Graeme Chapman - natural history photographer - ornithologist

Australian Birds

Eastern Whipbird
Psophodes olivaceus
(Viewing 4 of 10 photos)

Click to listen to sound samples The Eastern Whipbird is one of the very few Australian birds whose name is derived from a description of the song. The distinctive, loud "whip-crack" call of the male is one of the most well-known sounds of the Australian bush, although many people have never actually seen the bird. This is because most of the time, Eastern Whipbirds inhabit dense shrubbery where they forage most of the time on the ground, probing the litter for insects and keep largely out of view, except for the odd dash across an open space.

When adult, the sexes look alike. Adult plumage is acquired in the second year and younger birds are all-green at first, gradually acquiring the black and white markings through successive moults. Adults maintain permanent territories of approx 5-10 hectares as pairs, and nesting can begin as early as July; the small cup-shaped nest is situated in dense shrubbery within a couple of metres of the ground. The female alone sits on the two eggs and he brings food to her at the nest. Both birds feed the young. Towards the end of the breeding season, usually after Christmas, adults and their young, not always together, wander further afield than the nesting territory and turn up in gardens in more rural situations in search of food. Our back garden is where most of these pictures were taken and some individuals do allow a closer approach. The bird in pic 421211 actually spent several months in our garden so we were able to observe his gradual change in plumage. Even more interesting was listening to him practise singing in some quiet spot - quite long sessions of a great variety of calls, including both male and female types - his amateur efforts at the "whip-crack" were almost comical to listen to.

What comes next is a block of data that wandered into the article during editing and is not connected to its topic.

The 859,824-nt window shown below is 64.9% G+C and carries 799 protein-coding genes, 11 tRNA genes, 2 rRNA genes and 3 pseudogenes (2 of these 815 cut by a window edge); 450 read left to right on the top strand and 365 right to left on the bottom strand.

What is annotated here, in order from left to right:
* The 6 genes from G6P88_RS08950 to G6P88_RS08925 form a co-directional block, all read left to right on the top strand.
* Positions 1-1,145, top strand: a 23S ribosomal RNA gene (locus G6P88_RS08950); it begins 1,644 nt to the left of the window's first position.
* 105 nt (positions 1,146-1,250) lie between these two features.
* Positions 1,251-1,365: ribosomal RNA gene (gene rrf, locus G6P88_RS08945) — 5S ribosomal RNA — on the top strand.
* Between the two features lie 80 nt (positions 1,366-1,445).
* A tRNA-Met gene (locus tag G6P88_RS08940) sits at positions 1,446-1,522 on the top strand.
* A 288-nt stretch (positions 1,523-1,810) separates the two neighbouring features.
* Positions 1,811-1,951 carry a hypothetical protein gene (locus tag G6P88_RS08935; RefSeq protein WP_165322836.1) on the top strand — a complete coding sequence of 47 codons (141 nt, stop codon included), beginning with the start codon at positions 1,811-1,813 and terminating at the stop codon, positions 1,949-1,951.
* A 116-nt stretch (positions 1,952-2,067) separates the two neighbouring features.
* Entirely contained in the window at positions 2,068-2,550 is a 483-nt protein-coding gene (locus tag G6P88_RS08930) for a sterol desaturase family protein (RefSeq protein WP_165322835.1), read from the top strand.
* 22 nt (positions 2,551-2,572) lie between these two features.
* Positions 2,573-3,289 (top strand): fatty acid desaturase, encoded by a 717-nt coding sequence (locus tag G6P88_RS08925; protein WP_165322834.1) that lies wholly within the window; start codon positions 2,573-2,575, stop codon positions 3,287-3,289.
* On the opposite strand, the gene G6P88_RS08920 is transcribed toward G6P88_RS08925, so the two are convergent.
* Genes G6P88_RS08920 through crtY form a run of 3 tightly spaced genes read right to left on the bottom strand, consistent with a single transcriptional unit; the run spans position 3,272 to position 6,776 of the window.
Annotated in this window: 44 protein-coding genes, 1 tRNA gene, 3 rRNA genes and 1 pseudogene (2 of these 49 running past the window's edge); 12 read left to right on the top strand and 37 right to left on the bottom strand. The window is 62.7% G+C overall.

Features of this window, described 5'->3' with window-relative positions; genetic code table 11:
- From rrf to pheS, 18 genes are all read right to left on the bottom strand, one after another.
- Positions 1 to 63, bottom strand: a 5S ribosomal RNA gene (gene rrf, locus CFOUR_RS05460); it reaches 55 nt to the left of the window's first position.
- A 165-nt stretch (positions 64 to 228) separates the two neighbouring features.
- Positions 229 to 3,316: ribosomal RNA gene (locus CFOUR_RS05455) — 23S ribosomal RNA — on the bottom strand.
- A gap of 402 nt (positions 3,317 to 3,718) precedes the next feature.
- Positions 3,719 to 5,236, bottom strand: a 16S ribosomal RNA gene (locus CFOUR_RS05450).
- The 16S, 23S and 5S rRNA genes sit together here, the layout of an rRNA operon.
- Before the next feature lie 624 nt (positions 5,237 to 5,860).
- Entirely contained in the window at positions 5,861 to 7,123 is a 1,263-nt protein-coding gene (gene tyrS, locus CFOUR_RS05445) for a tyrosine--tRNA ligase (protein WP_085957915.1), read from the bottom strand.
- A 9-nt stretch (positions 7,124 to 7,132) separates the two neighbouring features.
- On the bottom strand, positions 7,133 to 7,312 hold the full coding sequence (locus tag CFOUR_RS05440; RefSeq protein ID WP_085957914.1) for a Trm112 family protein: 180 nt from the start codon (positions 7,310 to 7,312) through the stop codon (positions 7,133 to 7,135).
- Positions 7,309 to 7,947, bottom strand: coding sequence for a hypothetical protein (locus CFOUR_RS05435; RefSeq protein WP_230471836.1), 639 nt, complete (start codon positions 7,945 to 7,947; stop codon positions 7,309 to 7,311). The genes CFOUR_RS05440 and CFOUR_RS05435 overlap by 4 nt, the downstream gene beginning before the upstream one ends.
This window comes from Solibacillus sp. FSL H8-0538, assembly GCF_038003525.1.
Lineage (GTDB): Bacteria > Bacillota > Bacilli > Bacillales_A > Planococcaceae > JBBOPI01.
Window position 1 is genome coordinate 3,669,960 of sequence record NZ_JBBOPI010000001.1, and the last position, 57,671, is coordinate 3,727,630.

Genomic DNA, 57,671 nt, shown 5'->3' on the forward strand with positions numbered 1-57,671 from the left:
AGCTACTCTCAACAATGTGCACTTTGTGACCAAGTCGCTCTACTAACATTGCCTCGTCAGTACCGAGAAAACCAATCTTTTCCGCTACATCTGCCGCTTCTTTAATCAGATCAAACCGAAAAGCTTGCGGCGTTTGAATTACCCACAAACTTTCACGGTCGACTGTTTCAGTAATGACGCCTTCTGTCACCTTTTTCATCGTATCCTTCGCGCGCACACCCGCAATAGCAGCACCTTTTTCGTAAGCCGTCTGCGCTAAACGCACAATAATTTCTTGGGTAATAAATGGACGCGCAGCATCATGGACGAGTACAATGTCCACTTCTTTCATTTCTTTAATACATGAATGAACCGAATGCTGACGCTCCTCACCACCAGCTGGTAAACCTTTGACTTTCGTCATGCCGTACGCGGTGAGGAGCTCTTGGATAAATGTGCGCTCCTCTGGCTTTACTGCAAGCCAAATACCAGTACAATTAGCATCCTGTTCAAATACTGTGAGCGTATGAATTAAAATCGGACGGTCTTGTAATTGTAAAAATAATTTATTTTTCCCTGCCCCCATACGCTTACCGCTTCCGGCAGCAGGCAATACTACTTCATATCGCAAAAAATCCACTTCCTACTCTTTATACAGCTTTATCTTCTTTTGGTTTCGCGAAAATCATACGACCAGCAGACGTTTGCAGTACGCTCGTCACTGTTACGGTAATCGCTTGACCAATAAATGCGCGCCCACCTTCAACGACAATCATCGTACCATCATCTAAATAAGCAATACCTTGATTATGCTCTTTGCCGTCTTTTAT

Eastern Whipbirds inhabit the wetter coastal forests, including rainforest, and damp heaths of coastal eastern Australia from near Cooktown almost to Melbourne. Their near relatives, the Western Whipbird , Mallee Whipbird and the two Wedgebills have several obvious features in common - they are all crested, all lay beautiful blue eggs and adults all sing an antiphonal duet.


Photo: 421201-D

421201-D ... Eastern Whipbird, adult.

Photo: 421202-D

421202-D

Photo: 421205-D

421205-D

Photo: 421211-D

421211-D ... Eastern Whipbird, juvenile, 17th March 05, about 5 months old, holding a wasp.


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